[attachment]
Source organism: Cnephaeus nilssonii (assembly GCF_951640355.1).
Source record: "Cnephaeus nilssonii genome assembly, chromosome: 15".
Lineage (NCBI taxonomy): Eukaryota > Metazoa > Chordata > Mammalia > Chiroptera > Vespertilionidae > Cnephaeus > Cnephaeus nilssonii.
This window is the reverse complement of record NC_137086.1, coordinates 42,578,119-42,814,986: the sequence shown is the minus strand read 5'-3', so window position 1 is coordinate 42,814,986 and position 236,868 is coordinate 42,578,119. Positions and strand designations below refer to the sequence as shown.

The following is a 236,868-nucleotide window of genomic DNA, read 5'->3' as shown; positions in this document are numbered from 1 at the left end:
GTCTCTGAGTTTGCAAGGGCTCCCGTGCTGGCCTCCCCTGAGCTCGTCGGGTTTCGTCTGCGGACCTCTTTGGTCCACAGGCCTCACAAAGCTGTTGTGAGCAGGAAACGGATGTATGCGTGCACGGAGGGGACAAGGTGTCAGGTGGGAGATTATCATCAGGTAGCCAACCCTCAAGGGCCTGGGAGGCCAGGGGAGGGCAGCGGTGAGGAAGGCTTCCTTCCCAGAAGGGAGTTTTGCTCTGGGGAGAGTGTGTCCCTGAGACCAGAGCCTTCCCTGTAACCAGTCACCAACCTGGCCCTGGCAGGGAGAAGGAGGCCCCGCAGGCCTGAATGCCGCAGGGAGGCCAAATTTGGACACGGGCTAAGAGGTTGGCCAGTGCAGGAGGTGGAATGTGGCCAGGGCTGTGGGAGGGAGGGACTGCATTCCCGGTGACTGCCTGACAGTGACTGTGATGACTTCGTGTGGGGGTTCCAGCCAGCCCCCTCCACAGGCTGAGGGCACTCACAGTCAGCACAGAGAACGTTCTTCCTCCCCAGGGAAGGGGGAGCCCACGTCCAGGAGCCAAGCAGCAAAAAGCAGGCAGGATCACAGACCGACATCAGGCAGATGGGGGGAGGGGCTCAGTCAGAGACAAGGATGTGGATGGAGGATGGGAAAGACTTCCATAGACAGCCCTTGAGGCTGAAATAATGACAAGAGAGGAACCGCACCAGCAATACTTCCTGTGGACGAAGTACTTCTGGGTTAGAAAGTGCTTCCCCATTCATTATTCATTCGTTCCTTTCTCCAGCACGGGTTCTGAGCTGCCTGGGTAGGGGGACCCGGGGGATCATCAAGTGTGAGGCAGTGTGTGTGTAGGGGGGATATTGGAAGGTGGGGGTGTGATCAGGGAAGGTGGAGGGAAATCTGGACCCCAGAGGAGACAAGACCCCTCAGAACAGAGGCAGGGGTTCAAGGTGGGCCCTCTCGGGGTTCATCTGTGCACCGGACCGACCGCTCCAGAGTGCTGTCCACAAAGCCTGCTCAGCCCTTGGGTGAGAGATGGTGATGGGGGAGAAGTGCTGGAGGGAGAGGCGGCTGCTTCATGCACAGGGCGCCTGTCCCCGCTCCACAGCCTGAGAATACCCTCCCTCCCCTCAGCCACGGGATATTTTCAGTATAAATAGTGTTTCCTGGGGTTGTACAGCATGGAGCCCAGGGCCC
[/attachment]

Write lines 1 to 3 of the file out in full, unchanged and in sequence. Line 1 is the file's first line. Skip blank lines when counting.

Source organism: Cnephaeus nilssonii (assembly GCF_951640355.1).
Source record: "Cnephaeus nilssonii genome assembly, chromosome: 15".
Lineage (NCBI taxonomy): Eukaryota > Metazoa > Chordata > Mammalia > Chiroptera > Vespertilionidae > Cnephaeus > Cnephaeus nilssonii.